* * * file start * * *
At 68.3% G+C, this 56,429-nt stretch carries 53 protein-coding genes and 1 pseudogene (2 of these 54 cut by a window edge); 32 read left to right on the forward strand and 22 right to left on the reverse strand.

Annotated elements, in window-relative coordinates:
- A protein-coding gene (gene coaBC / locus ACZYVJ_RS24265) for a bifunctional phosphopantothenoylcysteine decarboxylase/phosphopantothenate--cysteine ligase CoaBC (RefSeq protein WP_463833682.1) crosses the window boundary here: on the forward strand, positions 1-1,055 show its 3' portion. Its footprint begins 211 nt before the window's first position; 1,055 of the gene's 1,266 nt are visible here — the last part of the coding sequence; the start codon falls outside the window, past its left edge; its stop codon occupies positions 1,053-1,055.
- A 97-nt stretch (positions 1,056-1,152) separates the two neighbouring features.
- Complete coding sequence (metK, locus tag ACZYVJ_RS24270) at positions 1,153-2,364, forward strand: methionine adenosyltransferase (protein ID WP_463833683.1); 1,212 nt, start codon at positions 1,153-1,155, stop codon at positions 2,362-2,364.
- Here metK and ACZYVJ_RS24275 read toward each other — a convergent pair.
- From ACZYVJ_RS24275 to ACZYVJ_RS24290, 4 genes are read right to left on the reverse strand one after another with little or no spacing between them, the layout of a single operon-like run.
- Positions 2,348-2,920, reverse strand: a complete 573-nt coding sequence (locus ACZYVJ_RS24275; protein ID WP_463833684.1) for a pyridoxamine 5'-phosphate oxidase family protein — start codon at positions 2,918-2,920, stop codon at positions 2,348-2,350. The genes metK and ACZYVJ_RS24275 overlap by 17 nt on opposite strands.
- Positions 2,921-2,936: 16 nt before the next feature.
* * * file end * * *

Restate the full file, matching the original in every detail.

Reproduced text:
At 68.3% G+C, this 56,429-nt stretch carries 53 protein-coding genes and 1 pseudogene (2 of these 54 cut by a window edge); 32 read left to right on the forward strand and 22 right to left on the reverse strand.

Annotated elements, in window-relative coordinates:
- A protein-coding gene (gene coaBC / locus ACZYVJ_RS24265) for a bifunctional phosphopantothenoylcysteine decarboxylase/phosphopantothenate--cysteine ligase CoaBC (RefSeq protein WP_463833682.1) crosses the window boundary here: on the forward strand, positions 1-1,055 show its 3' portion. Its footprint begins 211 nt before the window's first position; 1,055 of the gene's 1,266 nt are visible here — the last part of the coding sequence; the start codon falls outside the window, past its left edge; its stop codon occupies positions 1,053-1,055.
- A 97-nt stretch (positions 1,056-1,152) separates the two neighbouring features.
- Complete coding sequence (metK, locus tag ACZYVJ_RS24270) at positions 1,153-2,364, forward strand: methionine adenosyltransferase (protein ID WP_463833683.1); 1,212 nt, start codon at positions 1,153-1,155, stop codon at positions 2,362-2,364.
- Here metK and ACZYVJ_RS24275 read toward each other — a convergent pair.
- From ACZYVJ_RS24275 to ACZYVJ_RS24290, 4 genes are read right to left on the reverse strand one after another with little or no spacing between them, the layout of a single operon-like run.
- Positions 2,348-2,920, reverse strand: a complete 573-nt coding sequence (locus ACZYVJ_RS24275; protein ID WP_463833684.1) for a pyridoxamine 5'-phosphate oxidase family protein — start codon at positions 2,918-2,920, stop codon at positions 2,348-2,350. The genes metK and ACZYVJ_RS24275 overlap by 17 nt on opposite strands.
- Positions 2,921-2,936: 16 nt before the next feature.